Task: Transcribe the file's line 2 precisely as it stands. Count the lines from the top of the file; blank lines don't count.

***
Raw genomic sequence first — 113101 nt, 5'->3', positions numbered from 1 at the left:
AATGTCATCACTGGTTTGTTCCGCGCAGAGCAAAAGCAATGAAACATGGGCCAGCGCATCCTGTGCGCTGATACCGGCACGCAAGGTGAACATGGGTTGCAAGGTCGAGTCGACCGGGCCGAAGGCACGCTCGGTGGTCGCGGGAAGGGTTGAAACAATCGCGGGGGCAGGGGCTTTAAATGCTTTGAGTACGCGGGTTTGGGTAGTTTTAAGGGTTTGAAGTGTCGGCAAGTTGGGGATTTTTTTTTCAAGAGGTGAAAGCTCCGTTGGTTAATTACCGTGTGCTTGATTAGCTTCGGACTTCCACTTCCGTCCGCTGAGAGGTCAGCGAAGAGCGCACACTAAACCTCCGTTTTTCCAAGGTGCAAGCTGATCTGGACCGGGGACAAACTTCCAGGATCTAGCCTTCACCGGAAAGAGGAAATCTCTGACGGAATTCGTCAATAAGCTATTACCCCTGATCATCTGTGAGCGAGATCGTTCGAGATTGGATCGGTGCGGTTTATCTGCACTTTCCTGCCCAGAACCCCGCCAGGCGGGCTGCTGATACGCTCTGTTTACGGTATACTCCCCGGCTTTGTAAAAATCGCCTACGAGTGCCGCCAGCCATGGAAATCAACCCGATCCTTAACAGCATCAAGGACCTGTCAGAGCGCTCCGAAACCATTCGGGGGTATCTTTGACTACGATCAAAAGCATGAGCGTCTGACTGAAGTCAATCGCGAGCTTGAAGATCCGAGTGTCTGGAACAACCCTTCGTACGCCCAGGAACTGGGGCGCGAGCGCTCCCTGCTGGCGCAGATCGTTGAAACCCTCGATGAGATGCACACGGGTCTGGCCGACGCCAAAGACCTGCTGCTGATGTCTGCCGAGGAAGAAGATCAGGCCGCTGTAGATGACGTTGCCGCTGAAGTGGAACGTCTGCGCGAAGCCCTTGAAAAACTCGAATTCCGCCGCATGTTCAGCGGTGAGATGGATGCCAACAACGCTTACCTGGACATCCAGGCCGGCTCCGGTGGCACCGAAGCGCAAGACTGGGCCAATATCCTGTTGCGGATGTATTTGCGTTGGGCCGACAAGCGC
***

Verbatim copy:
AATGTCATCACTGGTTTGTTCCGCGCAGAGCAAAAGCAATGAAACATGGGCCAGCGCATCCTGTGCGCTGATACCGGCACGCAAGGTGAACATGGGTTGCAAGGTCGAGTCGACCGGGCCGAAGGCACGCTCGGTGGTCGCGGGAAGGGTTGAAACAATCGCGGGGGCAGGGGCTTTAAATGCTTTGAGTACGCGGGTTTGGGTAGTTTTAAGGGTTTGAAGTGTCGGCAAGTTGGGGATTTTTTTTTCAAGAGGTGAAAGCTCCGTTGGTTAATTACCGTGTGCTTGATTAGCTTCGGACTTCCACTTCCGTCCGCTGAGAGGTCAGCGAAGAGCGCACACTAAACCTCCGTTTTTCCAAGGTGCAAGCTGATCTGGACCGGGGACAAACTTCCAGGATCTAGCCTTCACCGGAAAGAGGAAATCTCTGACGGAATTCGTCAATAAGCTATTACCCCTGATCATCTGTGAGCGAGATCGTTCGAGATTGGATCGGTGCGGTTTATCTGCACTTTCCTGCCCAGAACCCCGCCAGGCGGGCTGCTGATACGCTCTGTTTACGGTATACTCCCCGGCTTTGTAAAAATCGCCTACGAGTGCCGCCAGCCATGGAAATCAACCCGATCCTTAACAGCATCAAGGACCTGTCAGAGCGCTCCGAAACCATTCGGGGGTATCTTTGACTACGATCAAAAGCATGAGCGTCTGACTGAAGTCAATCGCGAGCTTGAAGATCCGAGTGTCTGGAACAACCCTTCGTACGCCCAGGAACTGGGGCGCGAGCGCTCCCTGCTGGCGCAGATCGTTGAAACCCTCGATGAGATGCACACGGGTCTGGCCGACGCCAAAGACCTGCTGCTGATGTCTGCCGAGGAAGAAGATCAGGCCGCTGTAGATGACGTTGCCGCTGAAGTGGAACGTCTGCGCGAAGCCCTTGAAAAACTCGAATTCCGCCGCATGTTCAGCGGTGAGATGGATGCCAACAACGCTTACCTGGACATCCAGGCCGGCTCCGGTGGCACCGAAGCGCAAGACTGGGCCAATATCCTGTTGCGGATGTATTTGCGTTGGGCCGACAAGCGC